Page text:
Some of Florida’s most ardent charter school supporters have attempted for years to create more avenues for charters to win approval.
They liken the current system, which requires local school district sponsorship, to allowing Burger King to pick sites for McDonalds.
So for yet another year, they’re proposing legislation to allow other entities to authorize charters and enter contracts for their operation. The latest comes in the Florida House, where state Rep. Stan McClain, an Ocala Republican, has revived a bill (HB 953) that would give state public colleges and universities the power to approve charter schools.
The House in 2019 adopted the same bill, put forth by Jacksonville Republican Rep. Jason Fischer, but it had no Senate counterpart.
This session, the concept of another authorizer might have more chance for success: The Senate has two bills (SB 536, SB 1578) considering the concept. SB 536, which would establish a state-level council to review applications for high-performing charter schools, already made it through its first committee stop.
Supporters applauded McClain’s proposal, which won some bipartisan support in the House PreK-12 Innovation subcommittee on Wednesday. Democrat Rep. Susan Valdes favored the bill, saying that, if done properly, the idea would help more children advance academically.
“Why do we need this legislation? There needs to be other methods to get a charter authorized,” said Ralph Arza, a former lawmaker who now lobbies for charter schools. “Some districts we work well with. We have some school districts that become obstructionists in offering a charter.”
He mentioned Palm Beach County by name.
Adrienne Campbell, founder of the Tallahassee Classical charter school, said she struggled to win approval for her proposal from the Leon County school district, but it will open. She urged lawmakers to consider allowing existing charters to switch their sponsorships to colleges and universities, too.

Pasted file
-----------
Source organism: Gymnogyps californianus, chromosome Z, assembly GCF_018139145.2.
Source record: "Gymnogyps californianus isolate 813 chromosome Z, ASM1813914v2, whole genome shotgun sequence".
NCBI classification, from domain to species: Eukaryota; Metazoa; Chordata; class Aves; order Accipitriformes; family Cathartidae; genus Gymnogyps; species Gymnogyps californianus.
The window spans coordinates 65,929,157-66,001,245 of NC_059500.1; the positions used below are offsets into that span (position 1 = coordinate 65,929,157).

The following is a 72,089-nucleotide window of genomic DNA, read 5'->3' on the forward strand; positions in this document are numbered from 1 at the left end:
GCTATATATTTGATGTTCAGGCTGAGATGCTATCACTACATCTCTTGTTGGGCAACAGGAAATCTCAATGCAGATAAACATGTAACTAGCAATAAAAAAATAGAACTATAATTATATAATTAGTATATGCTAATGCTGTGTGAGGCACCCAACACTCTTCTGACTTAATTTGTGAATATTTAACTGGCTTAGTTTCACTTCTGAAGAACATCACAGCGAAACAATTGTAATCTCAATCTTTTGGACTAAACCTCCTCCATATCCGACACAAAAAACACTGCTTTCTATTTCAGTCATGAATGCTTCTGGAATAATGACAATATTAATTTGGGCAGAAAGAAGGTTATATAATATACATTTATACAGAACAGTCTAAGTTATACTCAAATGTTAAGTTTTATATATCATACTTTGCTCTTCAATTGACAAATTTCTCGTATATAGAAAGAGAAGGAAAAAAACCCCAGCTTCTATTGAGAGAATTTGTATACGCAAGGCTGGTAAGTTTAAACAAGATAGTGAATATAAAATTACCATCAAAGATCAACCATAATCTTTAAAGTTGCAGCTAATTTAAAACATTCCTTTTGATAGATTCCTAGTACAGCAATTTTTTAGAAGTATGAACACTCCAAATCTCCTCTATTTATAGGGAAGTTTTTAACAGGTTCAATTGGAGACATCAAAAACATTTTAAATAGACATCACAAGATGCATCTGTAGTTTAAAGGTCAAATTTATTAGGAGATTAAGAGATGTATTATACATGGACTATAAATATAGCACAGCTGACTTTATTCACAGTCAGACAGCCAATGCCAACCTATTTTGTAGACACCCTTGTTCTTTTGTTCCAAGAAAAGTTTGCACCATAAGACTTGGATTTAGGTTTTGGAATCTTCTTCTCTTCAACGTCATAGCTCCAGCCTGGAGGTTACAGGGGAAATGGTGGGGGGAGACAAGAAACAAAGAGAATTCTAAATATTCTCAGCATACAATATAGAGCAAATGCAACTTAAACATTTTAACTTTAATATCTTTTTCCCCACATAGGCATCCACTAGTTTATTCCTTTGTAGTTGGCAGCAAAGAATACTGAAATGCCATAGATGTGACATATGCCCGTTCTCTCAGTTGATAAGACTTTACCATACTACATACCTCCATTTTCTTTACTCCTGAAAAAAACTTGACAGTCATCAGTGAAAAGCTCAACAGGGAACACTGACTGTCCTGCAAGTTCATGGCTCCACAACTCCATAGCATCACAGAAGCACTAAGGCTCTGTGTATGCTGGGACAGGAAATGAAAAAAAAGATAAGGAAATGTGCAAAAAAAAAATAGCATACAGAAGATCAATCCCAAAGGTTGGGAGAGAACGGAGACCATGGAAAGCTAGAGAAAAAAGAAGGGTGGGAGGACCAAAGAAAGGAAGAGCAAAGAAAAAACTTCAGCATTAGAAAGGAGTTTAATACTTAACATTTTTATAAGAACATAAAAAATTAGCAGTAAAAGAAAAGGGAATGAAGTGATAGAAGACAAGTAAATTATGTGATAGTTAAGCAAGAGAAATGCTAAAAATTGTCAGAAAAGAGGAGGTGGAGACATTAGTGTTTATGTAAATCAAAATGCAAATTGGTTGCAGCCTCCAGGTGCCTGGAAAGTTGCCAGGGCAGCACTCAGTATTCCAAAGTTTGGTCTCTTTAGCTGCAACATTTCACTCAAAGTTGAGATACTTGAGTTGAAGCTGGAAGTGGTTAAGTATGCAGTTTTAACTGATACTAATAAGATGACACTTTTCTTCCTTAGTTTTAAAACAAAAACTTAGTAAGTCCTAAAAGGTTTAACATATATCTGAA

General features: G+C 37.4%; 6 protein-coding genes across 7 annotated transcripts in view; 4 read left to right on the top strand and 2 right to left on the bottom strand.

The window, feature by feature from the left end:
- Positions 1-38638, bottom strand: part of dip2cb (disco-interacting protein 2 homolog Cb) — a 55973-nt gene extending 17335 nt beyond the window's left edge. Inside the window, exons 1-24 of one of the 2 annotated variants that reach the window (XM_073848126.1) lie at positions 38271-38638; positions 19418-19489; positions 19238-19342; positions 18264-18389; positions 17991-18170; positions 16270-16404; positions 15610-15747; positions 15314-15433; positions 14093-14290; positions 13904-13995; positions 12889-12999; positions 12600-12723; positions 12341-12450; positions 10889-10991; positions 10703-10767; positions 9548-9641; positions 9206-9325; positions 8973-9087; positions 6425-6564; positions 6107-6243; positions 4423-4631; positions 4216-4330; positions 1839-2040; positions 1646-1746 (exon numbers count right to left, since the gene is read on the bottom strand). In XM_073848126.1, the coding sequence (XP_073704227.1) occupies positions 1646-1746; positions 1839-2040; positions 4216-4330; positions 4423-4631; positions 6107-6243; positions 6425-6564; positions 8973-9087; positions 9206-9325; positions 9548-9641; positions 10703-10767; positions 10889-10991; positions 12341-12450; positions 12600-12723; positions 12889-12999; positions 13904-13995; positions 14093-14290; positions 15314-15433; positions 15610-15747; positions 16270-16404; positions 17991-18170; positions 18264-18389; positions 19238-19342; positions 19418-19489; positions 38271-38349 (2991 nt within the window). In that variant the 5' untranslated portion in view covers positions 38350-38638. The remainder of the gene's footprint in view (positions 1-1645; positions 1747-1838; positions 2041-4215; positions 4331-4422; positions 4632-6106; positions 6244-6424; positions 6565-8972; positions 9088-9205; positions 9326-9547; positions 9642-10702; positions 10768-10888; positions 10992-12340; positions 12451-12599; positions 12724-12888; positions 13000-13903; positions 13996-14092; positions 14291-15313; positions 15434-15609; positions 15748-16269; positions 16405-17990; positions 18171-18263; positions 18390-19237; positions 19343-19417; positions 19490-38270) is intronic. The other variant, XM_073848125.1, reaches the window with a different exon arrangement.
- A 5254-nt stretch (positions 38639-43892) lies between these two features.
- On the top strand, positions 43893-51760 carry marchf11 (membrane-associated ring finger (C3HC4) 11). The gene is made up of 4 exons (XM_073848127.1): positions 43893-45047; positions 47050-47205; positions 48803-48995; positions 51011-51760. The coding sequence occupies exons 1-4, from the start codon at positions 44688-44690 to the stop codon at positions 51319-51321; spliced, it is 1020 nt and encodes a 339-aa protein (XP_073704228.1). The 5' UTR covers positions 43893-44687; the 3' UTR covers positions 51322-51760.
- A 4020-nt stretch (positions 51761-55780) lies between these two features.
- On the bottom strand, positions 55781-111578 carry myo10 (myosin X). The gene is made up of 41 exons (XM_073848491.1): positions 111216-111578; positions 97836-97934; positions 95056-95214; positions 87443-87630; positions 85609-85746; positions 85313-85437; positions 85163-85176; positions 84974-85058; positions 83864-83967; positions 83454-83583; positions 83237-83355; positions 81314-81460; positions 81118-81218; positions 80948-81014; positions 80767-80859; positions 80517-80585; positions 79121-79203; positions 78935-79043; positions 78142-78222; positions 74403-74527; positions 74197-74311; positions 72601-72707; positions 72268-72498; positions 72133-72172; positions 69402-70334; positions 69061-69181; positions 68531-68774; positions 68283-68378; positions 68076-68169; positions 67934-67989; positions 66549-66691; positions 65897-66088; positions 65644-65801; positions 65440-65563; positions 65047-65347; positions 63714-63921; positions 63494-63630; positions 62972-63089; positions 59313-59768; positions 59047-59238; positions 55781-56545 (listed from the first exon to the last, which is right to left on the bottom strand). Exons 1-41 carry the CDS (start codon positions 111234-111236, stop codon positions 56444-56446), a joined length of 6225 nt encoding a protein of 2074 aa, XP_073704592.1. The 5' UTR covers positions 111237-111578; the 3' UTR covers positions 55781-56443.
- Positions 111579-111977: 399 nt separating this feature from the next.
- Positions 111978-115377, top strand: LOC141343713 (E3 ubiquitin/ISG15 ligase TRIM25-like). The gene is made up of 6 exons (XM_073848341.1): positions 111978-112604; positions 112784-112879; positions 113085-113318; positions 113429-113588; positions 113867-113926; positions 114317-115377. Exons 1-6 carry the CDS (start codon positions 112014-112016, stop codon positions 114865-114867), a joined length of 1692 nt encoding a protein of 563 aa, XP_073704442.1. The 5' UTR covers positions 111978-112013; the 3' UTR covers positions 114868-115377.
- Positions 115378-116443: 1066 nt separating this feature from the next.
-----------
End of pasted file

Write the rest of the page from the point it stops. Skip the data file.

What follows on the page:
In debate, some of the bill’s drivers including McClain, who also is vice chairman of PreK-12 Appropriations, suggested the measure would do something other than allow public colleges and universities to serve as charter authorizers if they wish.
They spoke about the need to improve career training, and the importance of having colleges and universities create and operate charter schools that fit with their missions. The bill speaks more broadly, though, about allowing colleges and universities to sponsor charter schools operated by others to pursue workforce needs.
At the bottom, though, the supporters focused on one key point: Making it easier to open charters, in order to give families more choices. They said public universities, already entrusted with billions in state funds, seemed a logical choice to expand charter authorization.
“To me the question here isn’t about public vs. private. This is all public education,” Fischer said. “We’re talking about trusting public universities. ... It comes down to trust.”
Some Democrats on the committee saw it otherwise. Already leery of charters, they suggested the issue centered on keeping K-12 education within the realm of elected school boards.
“The school board is elected individuals responsible for expenditures of public funds,” said Rep. Geraldine Thompson, D-Windermere. “What is proposed is authorization of charter schools by people who are not elected and not accountable to the people.”
In the past, efforts to create a separate charter school authorizer have fallen flat.
The state-level Schools of Excellence Commission was found facially unconstitutional in 2008. That’s because the constitution says school boards “operate, control, and supervise all free public schools within the school district,” and lawmakers have made abundantly clear that charters are free public schools.
An attempt to add the idea to the 2018 ballot as a constitutional amendment failed to meet the state Supreme Court’s muster.
The Legislature has two months to try again.